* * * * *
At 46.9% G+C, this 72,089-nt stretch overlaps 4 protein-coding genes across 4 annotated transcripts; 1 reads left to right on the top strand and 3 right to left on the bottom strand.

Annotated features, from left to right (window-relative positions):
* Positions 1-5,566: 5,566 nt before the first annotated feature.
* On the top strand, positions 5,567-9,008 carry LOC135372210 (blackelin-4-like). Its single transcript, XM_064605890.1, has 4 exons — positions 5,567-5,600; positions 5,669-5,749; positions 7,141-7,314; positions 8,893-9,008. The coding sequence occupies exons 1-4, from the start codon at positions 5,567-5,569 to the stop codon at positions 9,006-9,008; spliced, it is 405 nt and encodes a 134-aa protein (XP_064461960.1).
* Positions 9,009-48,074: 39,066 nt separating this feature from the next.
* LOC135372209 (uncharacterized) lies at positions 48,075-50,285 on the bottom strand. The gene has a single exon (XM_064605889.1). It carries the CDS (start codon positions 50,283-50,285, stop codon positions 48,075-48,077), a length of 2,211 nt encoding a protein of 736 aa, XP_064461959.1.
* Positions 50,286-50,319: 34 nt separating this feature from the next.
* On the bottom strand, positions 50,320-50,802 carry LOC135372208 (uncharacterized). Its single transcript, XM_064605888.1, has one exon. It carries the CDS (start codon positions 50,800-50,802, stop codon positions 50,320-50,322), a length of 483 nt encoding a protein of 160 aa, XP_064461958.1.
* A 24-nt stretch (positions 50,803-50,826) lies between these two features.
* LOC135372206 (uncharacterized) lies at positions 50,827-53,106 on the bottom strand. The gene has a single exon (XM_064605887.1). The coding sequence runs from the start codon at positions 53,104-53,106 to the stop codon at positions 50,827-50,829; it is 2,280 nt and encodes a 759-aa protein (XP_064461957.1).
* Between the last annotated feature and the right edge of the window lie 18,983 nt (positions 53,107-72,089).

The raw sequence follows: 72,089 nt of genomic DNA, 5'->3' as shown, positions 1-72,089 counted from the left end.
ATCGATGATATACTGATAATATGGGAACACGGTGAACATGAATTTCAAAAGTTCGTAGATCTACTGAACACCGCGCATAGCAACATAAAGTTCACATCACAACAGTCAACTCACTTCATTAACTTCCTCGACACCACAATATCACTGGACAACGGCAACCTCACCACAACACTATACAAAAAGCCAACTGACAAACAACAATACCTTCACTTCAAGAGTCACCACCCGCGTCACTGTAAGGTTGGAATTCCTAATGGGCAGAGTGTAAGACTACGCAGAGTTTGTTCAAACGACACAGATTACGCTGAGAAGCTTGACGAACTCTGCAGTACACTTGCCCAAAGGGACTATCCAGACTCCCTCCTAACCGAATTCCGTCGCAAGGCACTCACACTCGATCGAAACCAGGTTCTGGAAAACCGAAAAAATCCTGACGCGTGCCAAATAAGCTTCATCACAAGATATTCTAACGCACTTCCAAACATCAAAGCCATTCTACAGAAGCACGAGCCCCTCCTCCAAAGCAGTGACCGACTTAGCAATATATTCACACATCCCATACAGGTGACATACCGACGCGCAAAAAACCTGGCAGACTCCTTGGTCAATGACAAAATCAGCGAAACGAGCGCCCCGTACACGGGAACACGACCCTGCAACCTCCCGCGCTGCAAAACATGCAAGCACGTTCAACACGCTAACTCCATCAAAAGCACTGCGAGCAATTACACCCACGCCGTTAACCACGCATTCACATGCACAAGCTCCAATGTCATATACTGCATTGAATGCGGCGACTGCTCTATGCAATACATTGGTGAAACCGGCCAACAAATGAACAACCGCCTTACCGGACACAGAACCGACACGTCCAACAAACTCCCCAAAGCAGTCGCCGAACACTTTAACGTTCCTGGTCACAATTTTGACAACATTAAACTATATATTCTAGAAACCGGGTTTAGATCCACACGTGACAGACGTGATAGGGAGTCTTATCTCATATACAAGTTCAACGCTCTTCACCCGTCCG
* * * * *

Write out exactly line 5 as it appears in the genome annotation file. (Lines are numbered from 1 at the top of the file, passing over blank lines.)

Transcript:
* Positions 9,009-48,074: 39,066 nt separating this feature from the next.